Then it brings them back to sell.

    Company president, Joseph Wu, says Green Project is  doing nothing wrong – quite the opposite in fact.

    Wu:“These cartridges are being discarded every year in the 100’s of
    millions. So our goal is to collect these cartridges and do something
    good with them.”

    Central to Epson’s case is whether Green Project  and others collect empties outside the U.S.  Epson says that’s unlawful.

    against this legally fraught back ground that Green Project has now
    countersued against Epson, claiming corporate espionage.

    Wu says
    last year, a man turned up a Green Project’s trade show booth asking
    some very specific questions – beyond those he would expect from a
    regular customer.

    Joseph Wu:“From that day I sort of remembered his face, put it in the back of my mindand youknow went on with business.”

    this year, a month after Epson filed its lawsuit, Wu says a man
    identifying himself as KC Wells phoned, saying he was from a supply
    company and needed a sales packet and price list. A few days later
    Wells  turned up – but not at the front door.

    Joseph Wu: “The
    way that we found out that he was at our business was one of the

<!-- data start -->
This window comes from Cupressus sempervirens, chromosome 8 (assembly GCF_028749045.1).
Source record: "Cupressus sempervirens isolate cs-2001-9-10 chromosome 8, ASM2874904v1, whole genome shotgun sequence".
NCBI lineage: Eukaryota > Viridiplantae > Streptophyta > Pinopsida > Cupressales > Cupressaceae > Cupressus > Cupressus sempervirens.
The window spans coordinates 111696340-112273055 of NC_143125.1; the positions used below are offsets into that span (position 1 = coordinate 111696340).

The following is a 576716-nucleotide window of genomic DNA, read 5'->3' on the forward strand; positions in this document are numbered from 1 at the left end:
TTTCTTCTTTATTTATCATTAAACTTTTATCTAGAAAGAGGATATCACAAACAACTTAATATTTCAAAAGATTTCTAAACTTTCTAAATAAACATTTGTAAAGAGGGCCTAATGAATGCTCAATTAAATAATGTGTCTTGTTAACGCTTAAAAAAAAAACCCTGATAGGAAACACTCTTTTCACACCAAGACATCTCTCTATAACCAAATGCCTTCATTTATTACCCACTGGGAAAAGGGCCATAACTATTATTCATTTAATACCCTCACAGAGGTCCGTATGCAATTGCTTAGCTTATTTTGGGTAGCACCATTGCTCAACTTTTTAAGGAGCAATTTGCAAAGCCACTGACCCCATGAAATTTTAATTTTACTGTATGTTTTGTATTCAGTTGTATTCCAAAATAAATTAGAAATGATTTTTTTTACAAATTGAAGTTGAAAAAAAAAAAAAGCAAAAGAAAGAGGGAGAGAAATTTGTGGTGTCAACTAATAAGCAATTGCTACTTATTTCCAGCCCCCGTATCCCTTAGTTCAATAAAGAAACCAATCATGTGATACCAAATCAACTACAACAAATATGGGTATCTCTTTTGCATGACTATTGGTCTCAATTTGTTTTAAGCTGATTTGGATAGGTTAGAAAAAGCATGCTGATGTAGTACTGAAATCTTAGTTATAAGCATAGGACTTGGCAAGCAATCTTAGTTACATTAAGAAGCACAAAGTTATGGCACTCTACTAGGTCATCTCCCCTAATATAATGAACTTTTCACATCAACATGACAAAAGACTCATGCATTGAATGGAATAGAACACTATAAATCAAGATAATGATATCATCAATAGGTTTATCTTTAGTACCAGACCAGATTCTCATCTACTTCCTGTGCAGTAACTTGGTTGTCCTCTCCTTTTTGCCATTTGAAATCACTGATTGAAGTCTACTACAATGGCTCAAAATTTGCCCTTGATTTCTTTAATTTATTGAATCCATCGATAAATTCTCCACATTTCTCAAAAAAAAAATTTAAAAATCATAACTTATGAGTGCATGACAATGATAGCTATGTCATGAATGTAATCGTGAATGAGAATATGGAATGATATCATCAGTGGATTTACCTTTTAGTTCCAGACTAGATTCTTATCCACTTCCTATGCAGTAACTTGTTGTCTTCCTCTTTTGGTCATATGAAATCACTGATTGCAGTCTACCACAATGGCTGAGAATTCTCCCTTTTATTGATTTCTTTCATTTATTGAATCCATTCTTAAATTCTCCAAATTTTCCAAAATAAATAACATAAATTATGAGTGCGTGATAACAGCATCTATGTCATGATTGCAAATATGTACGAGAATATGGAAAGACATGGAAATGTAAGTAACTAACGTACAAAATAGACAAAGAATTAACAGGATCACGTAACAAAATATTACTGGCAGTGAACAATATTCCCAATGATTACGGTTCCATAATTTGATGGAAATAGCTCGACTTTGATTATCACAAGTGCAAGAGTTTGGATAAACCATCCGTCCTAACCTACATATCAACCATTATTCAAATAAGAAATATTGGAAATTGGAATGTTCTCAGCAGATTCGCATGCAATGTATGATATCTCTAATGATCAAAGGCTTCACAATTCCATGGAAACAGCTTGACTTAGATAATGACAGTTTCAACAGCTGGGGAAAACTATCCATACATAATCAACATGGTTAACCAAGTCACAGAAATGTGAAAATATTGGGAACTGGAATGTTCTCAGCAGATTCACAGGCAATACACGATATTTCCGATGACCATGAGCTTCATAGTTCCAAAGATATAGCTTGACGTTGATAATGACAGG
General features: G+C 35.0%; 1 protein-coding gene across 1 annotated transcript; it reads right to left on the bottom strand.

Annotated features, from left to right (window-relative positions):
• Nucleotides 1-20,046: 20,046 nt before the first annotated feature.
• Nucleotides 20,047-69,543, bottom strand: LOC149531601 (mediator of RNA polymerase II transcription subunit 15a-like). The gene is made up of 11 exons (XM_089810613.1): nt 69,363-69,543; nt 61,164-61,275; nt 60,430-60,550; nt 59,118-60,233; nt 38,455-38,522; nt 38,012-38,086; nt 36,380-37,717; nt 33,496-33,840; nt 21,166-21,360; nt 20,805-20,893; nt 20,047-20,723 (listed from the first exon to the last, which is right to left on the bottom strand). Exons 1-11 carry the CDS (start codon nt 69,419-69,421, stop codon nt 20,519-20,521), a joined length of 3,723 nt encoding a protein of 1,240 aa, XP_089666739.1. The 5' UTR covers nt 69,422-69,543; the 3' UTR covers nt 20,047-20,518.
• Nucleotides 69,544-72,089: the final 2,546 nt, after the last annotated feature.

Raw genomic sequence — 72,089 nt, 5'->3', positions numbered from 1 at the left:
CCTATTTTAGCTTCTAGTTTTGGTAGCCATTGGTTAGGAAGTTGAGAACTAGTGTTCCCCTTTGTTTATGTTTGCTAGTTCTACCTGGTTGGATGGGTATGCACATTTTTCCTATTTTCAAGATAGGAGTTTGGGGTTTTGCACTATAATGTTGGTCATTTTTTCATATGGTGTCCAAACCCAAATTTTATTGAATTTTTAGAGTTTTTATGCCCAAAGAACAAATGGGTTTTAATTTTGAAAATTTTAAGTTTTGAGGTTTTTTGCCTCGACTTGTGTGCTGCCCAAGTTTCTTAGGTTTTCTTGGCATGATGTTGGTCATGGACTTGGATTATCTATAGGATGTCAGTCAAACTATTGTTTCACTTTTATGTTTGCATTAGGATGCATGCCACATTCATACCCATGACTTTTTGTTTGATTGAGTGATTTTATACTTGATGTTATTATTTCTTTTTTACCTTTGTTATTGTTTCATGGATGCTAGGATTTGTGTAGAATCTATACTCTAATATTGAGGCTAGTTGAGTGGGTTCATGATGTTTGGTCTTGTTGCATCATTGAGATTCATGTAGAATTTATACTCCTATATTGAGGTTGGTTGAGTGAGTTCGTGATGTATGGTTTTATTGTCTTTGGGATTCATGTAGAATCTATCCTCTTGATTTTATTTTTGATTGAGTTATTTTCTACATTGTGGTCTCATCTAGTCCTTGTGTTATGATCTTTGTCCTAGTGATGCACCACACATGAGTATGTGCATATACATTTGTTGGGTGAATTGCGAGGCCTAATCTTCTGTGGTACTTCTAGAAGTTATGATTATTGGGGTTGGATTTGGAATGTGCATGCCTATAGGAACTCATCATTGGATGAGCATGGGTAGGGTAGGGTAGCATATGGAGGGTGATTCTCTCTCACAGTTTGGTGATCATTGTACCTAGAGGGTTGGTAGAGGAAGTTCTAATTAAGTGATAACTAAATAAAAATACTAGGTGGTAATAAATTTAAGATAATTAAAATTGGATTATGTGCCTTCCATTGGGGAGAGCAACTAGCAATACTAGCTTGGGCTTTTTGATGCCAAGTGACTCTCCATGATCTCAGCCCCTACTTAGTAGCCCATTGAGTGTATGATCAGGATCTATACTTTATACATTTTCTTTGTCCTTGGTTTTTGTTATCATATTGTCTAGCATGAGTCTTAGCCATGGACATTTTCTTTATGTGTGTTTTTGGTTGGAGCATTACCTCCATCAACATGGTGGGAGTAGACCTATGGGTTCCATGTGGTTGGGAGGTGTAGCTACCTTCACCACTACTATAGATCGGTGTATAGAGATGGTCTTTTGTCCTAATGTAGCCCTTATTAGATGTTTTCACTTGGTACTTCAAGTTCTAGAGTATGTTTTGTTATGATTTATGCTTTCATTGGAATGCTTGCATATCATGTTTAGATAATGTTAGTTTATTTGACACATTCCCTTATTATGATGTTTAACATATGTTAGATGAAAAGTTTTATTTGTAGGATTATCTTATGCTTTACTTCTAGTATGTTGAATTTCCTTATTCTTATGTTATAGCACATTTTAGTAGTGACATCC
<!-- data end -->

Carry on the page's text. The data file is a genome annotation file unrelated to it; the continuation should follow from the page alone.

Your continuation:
warehouse guys came up and said to the sales rep: ‘oh, your customer is
    here.’ He had snuck through the backdoor of our warehouse and into our

    Wu didn’t know how long the man was there, or what he was doing.

    Joseph Wu: “As soon as I see KC. His face is the same person from who I met at the trade show, who I thought was suspicious.”

    Wu escorted him into a conference room.

    Wu: “So I introduce myself and we start talking for a little bit. And a
    few minutes into the conversation, because I have this feeling that he
    might be a spy for Epson. I ask him, I say, KC I believe you work for
    Epson. Do you work for Epson? And of course he would deny it. He said:
    No I don’t work for Epson, I just want to buy from you guys and run my

    Wu  says when the man left, he  searched the internet in vain for his name and business.

    the world of replacement printer cartridges is small,  and word on the